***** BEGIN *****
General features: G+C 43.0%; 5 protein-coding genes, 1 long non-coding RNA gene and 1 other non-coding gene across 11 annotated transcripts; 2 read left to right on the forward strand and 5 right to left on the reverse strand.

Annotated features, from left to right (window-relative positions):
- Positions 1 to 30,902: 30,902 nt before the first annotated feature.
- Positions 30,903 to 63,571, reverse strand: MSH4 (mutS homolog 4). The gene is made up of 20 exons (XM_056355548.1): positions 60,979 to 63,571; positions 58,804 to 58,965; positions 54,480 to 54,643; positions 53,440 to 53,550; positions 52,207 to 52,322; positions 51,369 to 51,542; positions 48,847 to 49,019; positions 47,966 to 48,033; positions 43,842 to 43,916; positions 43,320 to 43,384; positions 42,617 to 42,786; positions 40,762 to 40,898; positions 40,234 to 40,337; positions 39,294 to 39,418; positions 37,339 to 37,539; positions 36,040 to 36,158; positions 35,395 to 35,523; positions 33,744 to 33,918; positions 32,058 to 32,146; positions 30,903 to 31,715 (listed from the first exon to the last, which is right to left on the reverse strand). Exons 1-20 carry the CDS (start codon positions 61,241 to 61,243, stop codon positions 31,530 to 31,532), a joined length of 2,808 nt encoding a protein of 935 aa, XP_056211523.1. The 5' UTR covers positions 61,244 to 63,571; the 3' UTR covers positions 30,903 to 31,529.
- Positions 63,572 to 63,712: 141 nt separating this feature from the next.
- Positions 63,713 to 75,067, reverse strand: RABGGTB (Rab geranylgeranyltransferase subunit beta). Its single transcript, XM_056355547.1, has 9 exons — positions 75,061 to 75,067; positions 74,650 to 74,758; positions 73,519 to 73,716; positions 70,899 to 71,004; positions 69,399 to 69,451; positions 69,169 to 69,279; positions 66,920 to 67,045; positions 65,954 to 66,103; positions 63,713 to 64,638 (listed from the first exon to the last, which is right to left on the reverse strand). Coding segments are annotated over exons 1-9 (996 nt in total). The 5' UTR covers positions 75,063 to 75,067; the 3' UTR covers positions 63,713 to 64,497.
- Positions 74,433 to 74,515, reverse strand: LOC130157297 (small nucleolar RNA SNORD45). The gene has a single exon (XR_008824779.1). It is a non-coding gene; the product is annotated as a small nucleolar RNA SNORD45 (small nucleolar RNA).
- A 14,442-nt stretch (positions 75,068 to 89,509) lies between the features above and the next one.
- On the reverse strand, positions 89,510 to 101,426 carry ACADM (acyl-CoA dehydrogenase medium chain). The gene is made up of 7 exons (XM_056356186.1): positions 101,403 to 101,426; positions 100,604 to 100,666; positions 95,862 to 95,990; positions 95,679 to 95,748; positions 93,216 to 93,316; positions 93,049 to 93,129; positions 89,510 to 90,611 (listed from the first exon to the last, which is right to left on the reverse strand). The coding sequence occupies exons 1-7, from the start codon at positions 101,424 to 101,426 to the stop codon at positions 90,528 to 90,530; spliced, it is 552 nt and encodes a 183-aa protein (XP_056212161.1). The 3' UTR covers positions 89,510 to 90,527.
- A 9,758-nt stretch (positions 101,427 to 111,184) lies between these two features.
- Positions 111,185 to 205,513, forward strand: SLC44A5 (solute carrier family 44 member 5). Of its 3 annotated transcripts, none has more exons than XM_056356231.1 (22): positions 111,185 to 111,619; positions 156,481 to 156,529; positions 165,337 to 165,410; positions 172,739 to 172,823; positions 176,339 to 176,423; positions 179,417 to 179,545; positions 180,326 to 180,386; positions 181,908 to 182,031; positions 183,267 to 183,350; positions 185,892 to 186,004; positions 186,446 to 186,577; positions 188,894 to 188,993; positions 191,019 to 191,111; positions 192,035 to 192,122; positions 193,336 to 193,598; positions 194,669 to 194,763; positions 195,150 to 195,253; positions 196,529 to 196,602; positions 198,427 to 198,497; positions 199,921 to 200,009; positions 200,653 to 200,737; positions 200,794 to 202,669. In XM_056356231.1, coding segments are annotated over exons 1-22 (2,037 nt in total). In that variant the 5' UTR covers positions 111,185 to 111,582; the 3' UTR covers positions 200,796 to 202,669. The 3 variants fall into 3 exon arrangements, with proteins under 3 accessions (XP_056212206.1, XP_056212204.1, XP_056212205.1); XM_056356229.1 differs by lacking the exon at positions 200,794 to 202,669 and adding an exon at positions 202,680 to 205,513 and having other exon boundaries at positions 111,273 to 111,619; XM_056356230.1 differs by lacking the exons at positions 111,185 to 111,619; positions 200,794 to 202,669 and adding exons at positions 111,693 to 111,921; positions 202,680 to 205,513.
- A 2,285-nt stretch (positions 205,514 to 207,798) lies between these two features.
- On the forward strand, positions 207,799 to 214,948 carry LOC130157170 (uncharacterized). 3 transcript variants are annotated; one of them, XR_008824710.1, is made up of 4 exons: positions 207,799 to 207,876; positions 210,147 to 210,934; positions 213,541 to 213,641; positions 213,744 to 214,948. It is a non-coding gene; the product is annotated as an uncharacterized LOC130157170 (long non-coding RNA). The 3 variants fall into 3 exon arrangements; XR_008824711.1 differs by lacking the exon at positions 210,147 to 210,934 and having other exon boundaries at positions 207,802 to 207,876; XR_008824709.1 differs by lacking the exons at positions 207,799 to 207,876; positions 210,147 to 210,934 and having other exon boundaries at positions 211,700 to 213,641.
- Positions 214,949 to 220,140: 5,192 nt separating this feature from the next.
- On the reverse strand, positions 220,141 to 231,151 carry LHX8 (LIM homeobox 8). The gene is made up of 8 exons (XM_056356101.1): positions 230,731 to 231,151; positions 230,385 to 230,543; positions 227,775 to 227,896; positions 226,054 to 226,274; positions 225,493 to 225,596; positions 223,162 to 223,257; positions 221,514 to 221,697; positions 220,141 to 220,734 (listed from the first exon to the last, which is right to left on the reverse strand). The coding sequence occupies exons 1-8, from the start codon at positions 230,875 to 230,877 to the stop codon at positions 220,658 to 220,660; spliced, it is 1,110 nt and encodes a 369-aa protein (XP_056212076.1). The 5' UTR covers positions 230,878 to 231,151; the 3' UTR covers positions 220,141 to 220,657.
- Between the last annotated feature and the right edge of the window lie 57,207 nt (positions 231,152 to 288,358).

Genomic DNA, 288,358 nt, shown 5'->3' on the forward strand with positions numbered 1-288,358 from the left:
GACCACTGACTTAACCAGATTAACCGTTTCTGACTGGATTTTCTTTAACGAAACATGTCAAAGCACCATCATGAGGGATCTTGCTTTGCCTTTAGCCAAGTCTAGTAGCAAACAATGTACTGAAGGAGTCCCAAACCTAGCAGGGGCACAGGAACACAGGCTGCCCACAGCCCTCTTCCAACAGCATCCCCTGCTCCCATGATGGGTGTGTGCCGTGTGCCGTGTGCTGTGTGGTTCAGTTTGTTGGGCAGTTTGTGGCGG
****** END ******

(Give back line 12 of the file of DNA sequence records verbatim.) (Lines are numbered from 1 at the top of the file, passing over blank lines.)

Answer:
- A 2,285-nt stretch (positions 205,514 to 207,798) lies between these two features.